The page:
Trump is now facing inquiries run by elected officials from Georgia to New York to Washington with only their constituents to answer to. Most are Democrats, but one key investigation was launched by a Georgia Republican who has faced heavy criticism from Trump since the election. And the former President's actions on his way out of office, including his attempts to overturn the 2020 election results and to stir up his supporters with baseless claims of fraud until they stormed the US Capitol on a harrowing January day, have only added to his legal problems. "It's never happened in our history but every single one of these prosecutors and attorneys general has more than sufficient predication to investigate what they're investigating," said Daniel R. Alonso, who was a top deputy to Manhattan District Attorney Cyrus Vance from 2010 to 2014.
There are signs the probes are picking up. In New York, investigators recently got their hands on Trump's tax returns and have bolstered their team with a prosecutor who specializes in complex financial cases. In Georgia, another prosecutor plans to begin requesting subpoenas from a grand jury as early as this week. "The world has changed for Donald Trump, legally, now that he's no longer president," said Elie Honig, a former federal and state prosecutor and a CNN legal analyst. "Donald Trump tried to delay civil suits against him, he tried to delay subpoenas against him while he was president. All of that is gone now, so now we're seeing multiple investigators -- federal and state -- digging in and taking a hard look at Donald Trump."
All eyes on the Empire State
In Manhattan, all eyes are on Vance, who has been investigating Trump's finances for two years and is not expected to run for reelection. The Democrat has 10 months left in his term -- setting the clock, some said, for him to wrap up his investigation. "It's likely that the case, if it is charged, would be charged before Vance leaves office," said Anne Milgram, a former attorney general for New Jersey and former federal prosecutor. "That's because that's 10 months away -- which is a long time in a criminal investigation -- and because the DA's office had previously noted that there were statutes of limitations timing issues," she said. Prosecutors have already interviewed witnesses, subpoenaed documents from lenders, an insurance broker and others, and last month recruited a former federal prosecutor with a background in complex financial investigations to bolster their team. Last week investigators also received a trove of records, including tax returns, financial statements, and communications between the Trump Organization and Mazars, Trump's long-time accountant, after the Supreme Court denied Trump's latest bid to block Vance from accessing those records.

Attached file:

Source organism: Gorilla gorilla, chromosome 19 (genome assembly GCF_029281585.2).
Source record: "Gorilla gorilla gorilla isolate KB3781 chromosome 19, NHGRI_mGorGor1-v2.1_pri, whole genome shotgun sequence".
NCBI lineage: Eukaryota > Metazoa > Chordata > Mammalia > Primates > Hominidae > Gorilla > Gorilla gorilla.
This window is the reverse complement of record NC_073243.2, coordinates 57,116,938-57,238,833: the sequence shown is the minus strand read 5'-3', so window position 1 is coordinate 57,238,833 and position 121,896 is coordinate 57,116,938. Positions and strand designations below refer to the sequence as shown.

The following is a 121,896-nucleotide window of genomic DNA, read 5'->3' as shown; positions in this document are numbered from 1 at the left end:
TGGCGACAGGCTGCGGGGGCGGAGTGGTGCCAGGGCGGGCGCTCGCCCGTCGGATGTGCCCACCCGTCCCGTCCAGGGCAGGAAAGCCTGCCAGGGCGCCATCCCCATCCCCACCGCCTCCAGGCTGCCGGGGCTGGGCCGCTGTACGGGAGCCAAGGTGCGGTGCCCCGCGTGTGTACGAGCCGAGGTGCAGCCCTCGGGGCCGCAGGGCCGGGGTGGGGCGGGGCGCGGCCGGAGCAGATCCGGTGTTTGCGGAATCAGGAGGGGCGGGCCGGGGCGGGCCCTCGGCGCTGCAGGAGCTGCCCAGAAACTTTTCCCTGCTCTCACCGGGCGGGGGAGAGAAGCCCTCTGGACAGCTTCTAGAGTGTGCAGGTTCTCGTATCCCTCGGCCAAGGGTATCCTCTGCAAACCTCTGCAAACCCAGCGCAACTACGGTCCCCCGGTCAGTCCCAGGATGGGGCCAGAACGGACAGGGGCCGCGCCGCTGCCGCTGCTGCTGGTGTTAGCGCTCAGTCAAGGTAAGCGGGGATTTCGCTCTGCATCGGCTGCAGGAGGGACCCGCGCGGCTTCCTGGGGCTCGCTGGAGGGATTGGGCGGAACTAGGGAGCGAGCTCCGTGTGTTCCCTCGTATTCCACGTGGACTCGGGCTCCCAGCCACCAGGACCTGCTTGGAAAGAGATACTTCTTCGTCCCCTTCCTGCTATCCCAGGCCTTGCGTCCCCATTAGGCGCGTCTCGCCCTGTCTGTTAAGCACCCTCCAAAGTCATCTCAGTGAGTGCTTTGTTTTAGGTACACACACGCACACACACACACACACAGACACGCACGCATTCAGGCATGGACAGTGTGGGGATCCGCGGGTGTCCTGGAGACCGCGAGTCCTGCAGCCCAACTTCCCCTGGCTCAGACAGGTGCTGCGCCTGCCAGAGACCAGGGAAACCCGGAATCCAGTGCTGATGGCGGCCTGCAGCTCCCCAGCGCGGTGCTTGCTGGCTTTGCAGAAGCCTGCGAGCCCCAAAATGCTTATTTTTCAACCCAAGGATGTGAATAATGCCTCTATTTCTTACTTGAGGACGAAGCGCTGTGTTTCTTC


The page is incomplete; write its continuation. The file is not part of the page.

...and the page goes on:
"I think the goal will be to move quickly and, if they believe a crime has been committed, they will move to present the case to the grand jury within months, not years," Milgram said. Vance, the son of a former US secretary of state and Washington insider, spent the better part of his legal career as a white-collar criminal defense lawyer. He ran for district attorney and was sworn into office in 2010 after a more than 30-year run by his predecessor Robert Morgenthau.
He has been innovative in pursuing some cases and in 2019, Vance's office obtained the first conviction on state domestic terrorism charges.
But some of his victories have been tinged by controversy.
When Vance brought criminal charges against Hollywood mogul Harvey Weinstein for sexual assault following the rise of the #metoo movement, Weinstein's conviction was hailed as a "new era of justice" by Time's Up, a women's advocacy group. But it came only after an earlier decision in 2015 to decline to prosecute Weinstein after an Italian model accused him of groping her and recorded Weinstein on tape saying, "I won't do it again."
Vance was also criticized for not prosecuting Donald Trump Jr. and Ivanka Trump, who were investigated in 2012 for allegedly misleading potential buyers for units in the Trump SoHo, a New York hotel property. In both instances, lawyers for the individuals had donated to Vance's campaign.
Vance defended himself, telling reporters in 2017 that the donations had no impact on his thinking. His office said the allegations against Weinstein were "horrifying" but there was not sufficient evidence to charge him. "At the end of the day, we operate in the courtroom of the law, not the courtroom of public opinion," Vance said.
Alonso, the former Vance deputy, has previously said sometimes a district attorney is successful by deciding not to file charges. On the Trump investigation, he said, Vance will not be political. "He knows that the job is not to lick your finger and hold it up to the wind and decide which way the wind is blowing before you make a decision," Alonso said. "He will look at the evidence and decide who he believes is guilty and whether he can prove it."